A witness at the scene — who wished to remain anonymous – said the victim was stabbed in the left hip.

Tony Wittkowski is a staff reporter at MLive Muskegon Chronicle. Email him at twittkow@mlive.com and follow him on Facebook and on Twitter.

(Author’s Note: This article was originally published on July 20, 2014)

Bikers, spectators celebrate as Miss Bike Time 2014 is crowned

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By Tony Wittkowski | Reporter | MLive – Muskegon Chronicle

MUSKEGON, MI — Seven contestants struck a pose on stage in front of a couple hundred cheering spectators Saturday, July 19, in the hopes being named 2014 Miss Bike Time.

However, in the crowded Budweiser Beverage Tent, located on Fourth Street and Steel Horse Alley, it was Hannah “Star” Rininger who took home the crown and celebratory sash.

Rininger, who is from Jackson, Tenn., was ready for the challenge as she had previously participated in a bikini contest a few weeks ago.

“It was fun,” Rininger said. “I looked it up on my way here and I just decided to join just for fun.”

The criteria for Miss Bike Time involved appearance, personality and crowd engagement, which played a huge role as it always has for this competition.

The 2014 Miss Bike Time Pageant was held at the Budweiser Beverage tent on July 19, 2014. (Tommy Martino | Photographer)

The 2014 Miss Bike Time Pageant was held at the Budweiser Beverage tent on July 19, 2014. (Tommy Martino | Photographer)

The competition portion included a brief introduction of the seven ladies by the emcee, followed by a questionnaire that included questions like “What is your most treasured possession?” and “What reality show would you star on?”

Afterward, as the judges were tallying their votes, one-by-one contestants took part in a dance-off on stage to the song “Nightmare” by Avenged Sevenfold.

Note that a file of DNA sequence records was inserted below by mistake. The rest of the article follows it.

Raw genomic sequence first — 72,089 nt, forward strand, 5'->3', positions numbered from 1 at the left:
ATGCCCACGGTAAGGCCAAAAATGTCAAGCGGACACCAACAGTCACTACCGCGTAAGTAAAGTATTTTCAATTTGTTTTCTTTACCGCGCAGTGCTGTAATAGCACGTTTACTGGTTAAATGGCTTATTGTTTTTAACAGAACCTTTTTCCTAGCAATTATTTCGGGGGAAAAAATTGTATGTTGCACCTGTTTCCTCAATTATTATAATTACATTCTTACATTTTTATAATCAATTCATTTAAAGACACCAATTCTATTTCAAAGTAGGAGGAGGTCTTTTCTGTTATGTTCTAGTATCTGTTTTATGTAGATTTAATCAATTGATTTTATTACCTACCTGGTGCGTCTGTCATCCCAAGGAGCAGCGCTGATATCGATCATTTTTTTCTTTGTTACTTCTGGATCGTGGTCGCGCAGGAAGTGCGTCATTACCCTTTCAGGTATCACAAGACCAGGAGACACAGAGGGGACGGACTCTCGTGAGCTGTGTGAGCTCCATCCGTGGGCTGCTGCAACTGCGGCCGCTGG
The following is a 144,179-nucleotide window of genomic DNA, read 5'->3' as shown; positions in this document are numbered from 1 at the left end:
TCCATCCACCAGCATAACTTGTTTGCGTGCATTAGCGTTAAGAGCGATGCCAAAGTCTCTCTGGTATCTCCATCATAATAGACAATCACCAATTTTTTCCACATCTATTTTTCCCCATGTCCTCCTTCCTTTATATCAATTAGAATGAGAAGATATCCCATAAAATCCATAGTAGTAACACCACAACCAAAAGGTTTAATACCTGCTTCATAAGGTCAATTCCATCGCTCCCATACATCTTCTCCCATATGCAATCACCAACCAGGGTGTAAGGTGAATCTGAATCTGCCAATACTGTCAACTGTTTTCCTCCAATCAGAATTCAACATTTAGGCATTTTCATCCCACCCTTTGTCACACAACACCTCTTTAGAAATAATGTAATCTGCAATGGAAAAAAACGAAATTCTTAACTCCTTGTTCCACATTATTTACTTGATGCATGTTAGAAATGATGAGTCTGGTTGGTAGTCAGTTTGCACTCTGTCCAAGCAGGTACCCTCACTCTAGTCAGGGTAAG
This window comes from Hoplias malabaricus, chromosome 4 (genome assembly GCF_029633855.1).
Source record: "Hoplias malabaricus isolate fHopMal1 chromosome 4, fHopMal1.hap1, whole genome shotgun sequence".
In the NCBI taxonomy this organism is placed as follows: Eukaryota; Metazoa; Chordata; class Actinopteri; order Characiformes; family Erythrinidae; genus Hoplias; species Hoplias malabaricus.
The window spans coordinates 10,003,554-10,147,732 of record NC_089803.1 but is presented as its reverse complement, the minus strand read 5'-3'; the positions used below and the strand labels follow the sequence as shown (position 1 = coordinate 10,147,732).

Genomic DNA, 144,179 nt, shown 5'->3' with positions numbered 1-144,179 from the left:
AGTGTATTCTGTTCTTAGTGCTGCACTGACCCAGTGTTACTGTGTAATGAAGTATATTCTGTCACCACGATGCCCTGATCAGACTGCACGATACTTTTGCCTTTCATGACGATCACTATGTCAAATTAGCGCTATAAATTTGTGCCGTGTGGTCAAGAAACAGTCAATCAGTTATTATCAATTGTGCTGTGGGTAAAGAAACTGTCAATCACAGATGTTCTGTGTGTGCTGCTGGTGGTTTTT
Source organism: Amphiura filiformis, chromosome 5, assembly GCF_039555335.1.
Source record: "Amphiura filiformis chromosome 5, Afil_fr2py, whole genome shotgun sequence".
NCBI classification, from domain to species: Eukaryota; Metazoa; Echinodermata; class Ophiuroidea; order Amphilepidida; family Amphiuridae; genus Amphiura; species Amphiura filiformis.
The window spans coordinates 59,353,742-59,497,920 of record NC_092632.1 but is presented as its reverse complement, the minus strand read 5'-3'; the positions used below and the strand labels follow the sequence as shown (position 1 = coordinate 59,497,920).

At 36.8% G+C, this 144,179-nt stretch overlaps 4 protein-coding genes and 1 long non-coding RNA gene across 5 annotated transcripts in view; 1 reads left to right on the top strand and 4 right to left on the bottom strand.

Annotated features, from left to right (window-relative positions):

Cari Draft, who was a former Miss Bike Time contestant, was one of four judges who were impressed by the participants.

“We were encouraging biker attire and we were also encouraging women who ride bikes,” Draft said. “I think this is the most contestants we have ever had that actually have bikes and ride them.”

Draft, who participated in 2010 and finished second runner-up, was the only one over the age of 30 at the time. She was happy to see more women who were over 40 on stage.

“That was kind of cool to see that because the motorcyclists that are here are not all 20 years old,” Draft said. “They’re older, so it’s kind of neat they helped rep the other age groups.”

Finishing as the first runner-up in this year’s Miss Bike Time was 50-year-old Kathy Six.

“I’m glad to see the older crowd being represented,” Six said. “I didn’t even know it was going on, and the woman who was running it asked me if I would participate.”

Outside of Miss Bike Time, Six teaches all subjects to her fourth-grade class. She made it a point to come to Bike Time, as she normally rides her motorcycle to school.

“It’s an incredible event and I love how Bike Time brings us together as a community,” Six said. “I’m excited to represent them.”

Tony Wittkowski is a staff reporter at MLive Muskegon Chronicle. Email him at twittkow@mlive.com and follow him on Facebook and on Twitter.

(Author’s Note: This article was originally published on July 19, 2014)

Creative Ink: Bike Time’s Tattoo Contest draws inspiration, humor

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By Tony Wittkowski | Reporter | MLive – Muskegon Chronicle

MUSKEGON, MI — Motorcycles and tattoos go hand-in-hand when it comes to Muskegon Bike Time.

For the eighth annual Tattoo Contest, a number of bikers and Muskegon residents paraded on stage Saturday, July 19, and showed off their intricate ink at the Budweiser Beverage Tent located on the corner of Fourth Street and Steel Horse Alley.

Among those covered in ink was Grandville resident Steve Melton, who won Best Sleeve for the collection of tattoos on his arm.